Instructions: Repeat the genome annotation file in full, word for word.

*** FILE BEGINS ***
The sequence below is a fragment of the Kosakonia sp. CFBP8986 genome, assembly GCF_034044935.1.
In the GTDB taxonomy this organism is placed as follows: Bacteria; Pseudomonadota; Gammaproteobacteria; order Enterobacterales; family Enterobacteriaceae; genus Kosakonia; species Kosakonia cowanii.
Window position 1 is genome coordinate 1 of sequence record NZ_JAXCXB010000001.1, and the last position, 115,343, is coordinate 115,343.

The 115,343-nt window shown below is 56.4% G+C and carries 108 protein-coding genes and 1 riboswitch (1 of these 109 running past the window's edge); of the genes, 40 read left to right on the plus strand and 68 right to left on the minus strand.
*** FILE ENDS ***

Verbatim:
The sequence below is a fragment of the Kosakonia sp. CFBP8986 genome, assembly GCF_034044935.1.
In the GTDB taxonomy this organism is placed as follows: Bacteria; Pseudomonadota; Gammaproteobacteria; order Enterobacterales; family Enterobacteriaceae; genus Kosakonia; species Kosakonia cowanii.
Window position 1 is genome coordinate 1 of sequence record NZ_JAXCXB010000001.1, and the last position, 115,343, is coordinate 115,343.

The 115,343-nt window shown below is 56.4% G+C and carries 108 protein-coding genes and 1 riboswitch (1 of these 109 running past the window's edge); of the genes, 40 read left to right on the plus strand and 68 right to left on the minus strand.